Canadians spend up to nine hours a day at work. Much of that time is sedentary – sitting at desks, behind the wheel or on a production line. The rest of our waking hours are used to care for kids/elders, housework, socializing or commuting. This leaves little time to create healthy habits.
With so much time spent sitting or standing still, implementing health programs in the workplace has become a vital piece of the healthy lifestyle puzzle. It also makes good business sense. Organizations with workplace wellness programs have strong employee morale and satisfaction, which translates into greater productivity and happier customers.
Workplace wellness falls into two main approaches:
1. Organizational health initiatives that focus on the work environment by changing or improving leadership style, management practices, how work is organized, employee autonomy and control, and social support. This means introducing policies, practices and programs that support employee lifestyle changes, which in turn reduces health risks and improves employees’ performance in all areas of life.
2. A strategy that combines personal wellness with organizational health initiatives. This approach uses data and employee input to design customized workplace wellness programs. The resulting initiatives target both health risks and employee interests. Within this context, organizations can address any number of specific health risks, health conditions or disorders, and diseases over time.
Employees are most likely in either the pre-contemplation or contemplation stage when it comes to their health. Pre-contemplation is when the employee is engaging in unhealthy, or risky, lifestyle behaviours and is either unaware of the need to make a change or is not yet ready or prepared to make the effort. Employees in the contemplation stage are aware of the need to make a change, but lack the motivation to get started or simply don’t know how to change their current lifestyle.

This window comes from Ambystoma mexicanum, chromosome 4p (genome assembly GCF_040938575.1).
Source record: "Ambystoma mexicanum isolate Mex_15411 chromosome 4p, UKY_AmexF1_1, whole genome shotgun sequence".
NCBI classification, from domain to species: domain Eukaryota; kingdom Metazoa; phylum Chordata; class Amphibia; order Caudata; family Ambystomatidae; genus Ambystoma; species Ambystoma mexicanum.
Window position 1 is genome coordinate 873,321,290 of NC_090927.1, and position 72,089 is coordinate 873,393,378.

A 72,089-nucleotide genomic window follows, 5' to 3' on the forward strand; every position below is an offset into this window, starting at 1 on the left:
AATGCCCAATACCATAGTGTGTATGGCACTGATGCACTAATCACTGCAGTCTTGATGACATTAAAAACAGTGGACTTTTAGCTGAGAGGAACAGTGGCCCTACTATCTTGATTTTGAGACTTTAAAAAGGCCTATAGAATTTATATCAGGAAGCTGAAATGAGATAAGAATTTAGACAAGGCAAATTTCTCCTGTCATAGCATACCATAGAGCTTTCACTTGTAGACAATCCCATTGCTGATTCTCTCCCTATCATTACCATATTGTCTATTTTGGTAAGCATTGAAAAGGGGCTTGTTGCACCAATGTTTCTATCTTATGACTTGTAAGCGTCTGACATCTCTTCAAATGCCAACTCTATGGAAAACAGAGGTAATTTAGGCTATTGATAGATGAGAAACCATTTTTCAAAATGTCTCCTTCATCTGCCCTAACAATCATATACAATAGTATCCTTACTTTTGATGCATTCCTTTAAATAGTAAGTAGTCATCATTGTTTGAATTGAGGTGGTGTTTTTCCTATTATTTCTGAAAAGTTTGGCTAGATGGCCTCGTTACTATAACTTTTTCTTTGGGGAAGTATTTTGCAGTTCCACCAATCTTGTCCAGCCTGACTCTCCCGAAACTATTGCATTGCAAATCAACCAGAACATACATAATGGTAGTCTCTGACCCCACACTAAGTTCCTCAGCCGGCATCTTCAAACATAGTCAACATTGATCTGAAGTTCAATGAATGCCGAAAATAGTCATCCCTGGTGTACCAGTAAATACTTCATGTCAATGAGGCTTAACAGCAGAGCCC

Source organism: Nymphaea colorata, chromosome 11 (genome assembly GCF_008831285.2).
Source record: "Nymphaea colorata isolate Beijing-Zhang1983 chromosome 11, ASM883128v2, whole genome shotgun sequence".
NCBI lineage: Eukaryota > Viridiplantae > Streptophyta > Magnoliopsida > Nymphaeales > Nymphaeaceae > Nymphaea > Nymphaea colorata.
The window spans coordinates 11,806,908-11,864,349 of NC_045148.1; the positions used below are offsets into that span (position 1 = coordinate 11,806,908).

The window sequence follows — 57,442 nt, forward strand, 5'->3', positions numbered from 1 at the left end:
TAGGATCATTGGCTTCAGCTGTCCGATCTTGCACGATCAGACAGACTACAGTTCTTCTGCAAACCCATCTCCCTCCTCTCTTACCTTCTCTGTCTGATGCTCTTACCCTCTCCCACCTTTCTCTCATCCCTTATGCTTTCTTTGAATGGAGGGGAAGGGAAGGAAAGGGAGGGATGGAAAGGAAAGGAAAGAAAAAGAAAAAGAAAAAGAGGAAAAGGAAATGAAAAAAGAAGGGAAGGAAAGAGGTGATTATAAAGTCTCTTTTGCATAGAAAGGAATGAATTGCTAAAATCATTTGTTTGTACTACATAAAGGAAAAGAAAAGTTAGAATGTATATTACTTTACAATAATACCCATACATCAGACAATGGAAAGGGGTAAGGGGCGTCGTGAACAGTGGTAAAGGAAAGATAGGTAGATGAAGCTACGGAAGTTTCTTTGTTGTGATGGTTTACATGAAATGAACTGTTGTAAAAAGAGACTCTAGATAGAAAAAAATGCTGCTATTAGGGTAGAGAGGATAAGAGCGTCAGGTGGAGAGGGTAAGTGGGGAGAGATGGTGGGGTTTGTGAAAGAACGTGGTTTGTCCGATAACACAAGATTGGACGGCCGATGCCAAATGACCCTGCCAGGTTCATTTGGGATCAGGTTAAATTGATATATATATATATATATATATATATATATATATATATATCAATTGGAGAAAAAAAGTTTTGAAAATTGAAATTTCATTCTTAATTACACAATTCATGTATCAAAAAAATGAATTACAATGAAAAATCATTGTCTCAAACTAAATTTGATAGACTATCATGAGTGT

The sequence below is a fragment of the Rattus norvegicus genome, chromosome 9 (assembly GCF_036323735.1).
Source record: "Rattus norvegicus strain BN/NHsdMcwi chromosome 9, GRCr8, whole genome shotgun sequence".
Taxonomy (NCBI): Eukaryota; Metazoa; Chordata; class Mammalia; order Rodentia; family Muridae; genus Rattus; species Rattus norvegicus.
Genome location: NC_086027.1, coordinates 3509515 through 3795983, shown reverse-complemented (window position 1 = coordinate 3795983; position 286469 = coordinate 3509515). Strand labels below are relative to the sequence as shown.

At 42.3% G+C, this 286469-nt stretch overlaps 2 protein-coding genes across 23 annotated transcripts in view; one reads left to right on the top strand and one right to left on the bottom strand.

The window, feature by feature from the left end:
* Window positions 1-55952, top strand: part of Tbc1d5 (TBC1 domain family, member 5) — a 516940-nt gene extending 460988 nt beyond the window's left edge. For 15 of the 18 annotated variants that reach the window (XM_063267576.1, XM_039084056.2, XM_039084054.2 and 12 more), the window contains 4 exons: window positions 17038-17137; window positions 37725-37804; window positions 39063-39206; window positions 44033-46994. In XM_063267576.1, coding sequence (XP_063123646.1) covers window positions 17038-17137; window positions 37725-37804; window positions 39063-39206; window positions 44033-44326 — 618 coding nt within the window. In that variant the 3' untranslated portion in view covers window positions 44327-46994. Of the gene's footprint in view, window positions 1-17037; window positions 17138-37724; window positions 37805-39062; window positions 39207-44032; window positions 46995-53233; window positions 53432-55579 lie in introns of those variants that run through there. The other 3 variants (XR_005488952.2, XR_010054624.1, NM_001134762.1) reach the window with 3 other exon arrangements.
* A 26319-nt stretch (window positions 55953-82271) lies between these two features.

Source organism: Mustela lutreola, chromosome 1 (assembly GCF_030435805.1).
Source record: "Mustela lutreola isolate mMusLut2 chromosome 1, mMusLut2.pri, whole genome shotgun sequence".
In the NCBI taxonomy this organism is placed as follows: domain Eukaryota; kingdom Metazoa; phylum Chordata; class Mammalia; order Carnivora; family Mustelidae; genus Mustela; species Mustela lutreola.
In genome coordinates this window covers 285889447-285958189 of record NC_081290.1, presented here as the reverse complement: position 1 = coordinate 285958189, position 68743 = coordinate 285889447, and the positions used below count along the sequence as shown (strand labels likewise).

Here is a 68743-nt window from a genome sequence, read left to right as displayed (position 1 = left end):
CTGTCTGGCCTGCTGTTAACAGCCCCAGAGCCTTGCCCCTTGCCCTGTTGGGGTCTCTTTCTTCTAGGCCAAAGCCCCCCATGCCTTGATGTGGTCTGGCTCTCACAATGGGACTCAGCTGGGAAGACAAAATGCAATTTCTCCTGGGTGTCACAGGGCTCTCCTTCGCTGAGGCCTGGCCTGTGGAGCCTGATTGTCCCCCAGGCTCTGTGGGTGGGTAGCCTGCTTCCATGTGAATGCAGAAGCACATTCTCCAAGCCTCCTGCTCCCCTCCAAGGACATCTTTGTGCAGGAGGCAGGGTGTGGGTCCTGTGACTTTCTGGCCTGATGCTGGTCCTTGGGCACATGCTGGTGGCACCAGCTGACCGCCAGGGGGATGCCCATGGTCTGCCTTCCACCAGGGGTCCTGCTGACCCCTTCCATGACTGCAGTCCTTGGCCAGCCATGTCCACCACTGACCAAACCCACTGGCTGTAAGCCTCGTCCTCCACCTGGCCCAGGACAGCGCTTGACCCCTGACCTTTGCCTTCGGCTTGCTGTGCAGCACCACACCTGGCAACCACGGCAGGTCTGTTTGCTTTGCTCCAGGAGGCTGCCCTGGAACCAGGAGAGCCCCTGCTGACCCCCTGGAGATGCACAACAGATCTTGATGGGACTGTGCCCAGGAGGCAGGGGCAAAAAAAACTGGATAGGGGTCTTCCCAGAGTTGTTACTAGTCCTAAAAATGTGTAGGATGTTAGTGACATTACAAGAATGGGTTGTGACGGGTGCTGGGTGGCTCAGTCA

Employees will attempt to modify health behaviours given the right incentive, tools and coaching. The challenge for employers is to inspire and engage those employees who want to make a behaviour change with the appropriate supports and programs that lead to sustainable health.
Tips to engage employees in their health at work:
- Create a culture of health through passionate, persistent and persuasive leadership.
- Learn more about your employee population through some form of needs assessment. This will help determine the scope, content and approach of your wellness initiatives.
- Give employees the chance to gather personalized health and lifestyle information so they will actively pursue behaviour change. Hosting onsite biometric screening clinics and providing access to health coaching (onsite or by phone) are two examples of personalized wellness programming.
- Ensure programs are accessible, affordable and inclusive.
- Establish effective, appropriate communication. “Build it and they will come” won’t work if employees don’t know what you’ve built and why.
- Never forget the pleasure principle in wellness initiatives. Folks always make time for fun! That’s why corporate health challenges have high participation rates.
Don’t forget to evaluate your programs regularly to ensure you make continuous improvements and are able to meet the changing needs of your employees.